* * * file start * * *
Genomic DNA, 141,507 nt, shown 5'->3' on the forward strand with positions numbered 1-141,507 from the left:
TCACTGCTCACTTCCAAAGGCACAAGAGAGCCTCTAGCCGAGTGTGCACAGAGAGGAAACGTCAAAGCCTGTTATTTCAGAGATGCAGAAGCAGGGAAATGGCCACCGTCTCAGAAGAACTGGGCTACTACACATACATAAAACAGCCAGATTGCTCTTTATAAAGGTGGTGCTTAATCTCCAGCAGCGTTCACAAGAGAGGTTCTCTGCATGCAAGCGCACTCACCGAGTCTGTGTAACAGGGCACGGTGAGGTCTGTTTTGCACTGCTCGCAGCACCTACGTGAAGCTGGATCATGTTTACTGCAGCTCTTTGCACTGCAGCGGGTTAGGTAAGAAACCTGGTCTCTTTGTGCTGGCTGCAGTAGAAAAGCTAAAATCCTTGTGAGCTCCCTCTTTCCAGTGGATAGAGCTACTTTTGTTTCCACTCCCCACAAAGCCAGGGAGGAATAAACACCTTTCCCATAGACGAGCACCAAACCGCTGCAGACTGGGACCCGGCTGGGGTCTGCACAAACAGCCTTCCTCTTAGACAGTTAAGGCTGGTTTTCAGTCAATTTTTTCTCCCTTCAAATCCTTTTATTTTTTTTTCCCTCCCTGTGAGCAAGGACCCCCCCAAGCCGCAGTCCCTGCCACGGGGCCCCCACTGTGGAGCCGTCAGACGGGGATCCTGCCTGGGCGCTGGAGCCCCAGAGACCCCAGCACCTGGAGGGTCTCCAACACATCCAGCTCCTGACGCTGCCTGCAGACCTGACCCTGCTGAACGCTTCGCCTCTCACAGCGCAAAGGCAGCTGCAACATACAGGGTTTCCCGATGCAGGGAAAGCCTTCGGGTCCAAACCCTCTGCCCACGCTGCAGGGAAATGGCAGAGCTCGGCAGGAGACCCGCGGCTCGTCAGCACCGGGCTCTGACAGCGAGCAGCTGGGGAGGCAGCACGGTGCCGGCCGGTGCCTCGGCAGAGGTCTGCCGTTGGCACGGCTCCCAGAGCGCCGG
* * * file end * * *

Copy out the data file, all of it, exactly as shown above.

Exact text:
Genomic DNA, 141,507 nt, shown 5'->3' on the forward strand with positions numbered 1-141,507 from the left:
TCACTGCTCACTTCCAAAGGCACAAGAGAGCCTCTAGCCGAGTGTGCACAGAGAGGAAACGTCAAAGCCTGTTATTTCAGAGATGCAGAAGCAGGGAAATGGCCACCGTCTCAGAAGAACTGGGCTACTACACATACATAAAACAGCCAGATTGCTCTTTATAAAGGTGGTGCTTAATCTCCAGCAGCGTTCACAAGAGAGGTTCTCTGCATGCAAGCGCACTCACCGAGTCTGTGTAACAGGGCACGGTGAGGTCTGTTTTGCACTGCTCGCAGCACCTACGTGAAGCTGGATCATGTTTACTGCAGCTCTTTGCACTGCAGCGGGTTAGGTAAGAAACCTGGTCTCTTTGTGCTGGCTGCAGTAGAAAAGCTAAAATCCTTGTGAGCTCCCTCTTTCCAGTGGATAGAGCTACTTTTGTTTCCACTCCCCACAAAGCCAGGGAGGAATAAACACCTTTCCCATAGACGAGCACCAAACCGCTGCAGACTGGGACCCGGCTGGGGTCTGCACAAACAGCCTTCCTCTTAGACAGTTAAGGCTGGTTTTCAGTCAATTTTTTCTCCCTTCAAATCCTTTTATTTTTTTTTCCCTCCCTGTGAGCAAGGACCCCCCCAAGCCGCAGTCCCTGCCACGGGGCCCCCACTGTGGAGCCGTCAGACGGGGATCCTGCCTGGGCGCTGGAGCCCCAGAGACCCCAGCACCTGGAGGGTCTCCAACACATCCAGCTCCTGACGCTGCCTGCAGACCTGACCCTGCTGAACGCTTCGCCTCTCACAGCGCAAAGGCAGCTGCAACATACAGGGTTTCCCGATGCAGGGAAAGCCTTCGGGTCCAAACCCTCTGCCCACGCTGCAGGGAAATGGCAGAGCTCGGCAGGAGACCCGCGGCTCGTCAGCACCGGGCTCTGACAGCGAGCAGCTGGGGAGGCAGCACGGTGCCGGCCGGTGCCTCGGCAGAGGTCTGCCGTTGGCACGGCTCCCAGAGCGCCGG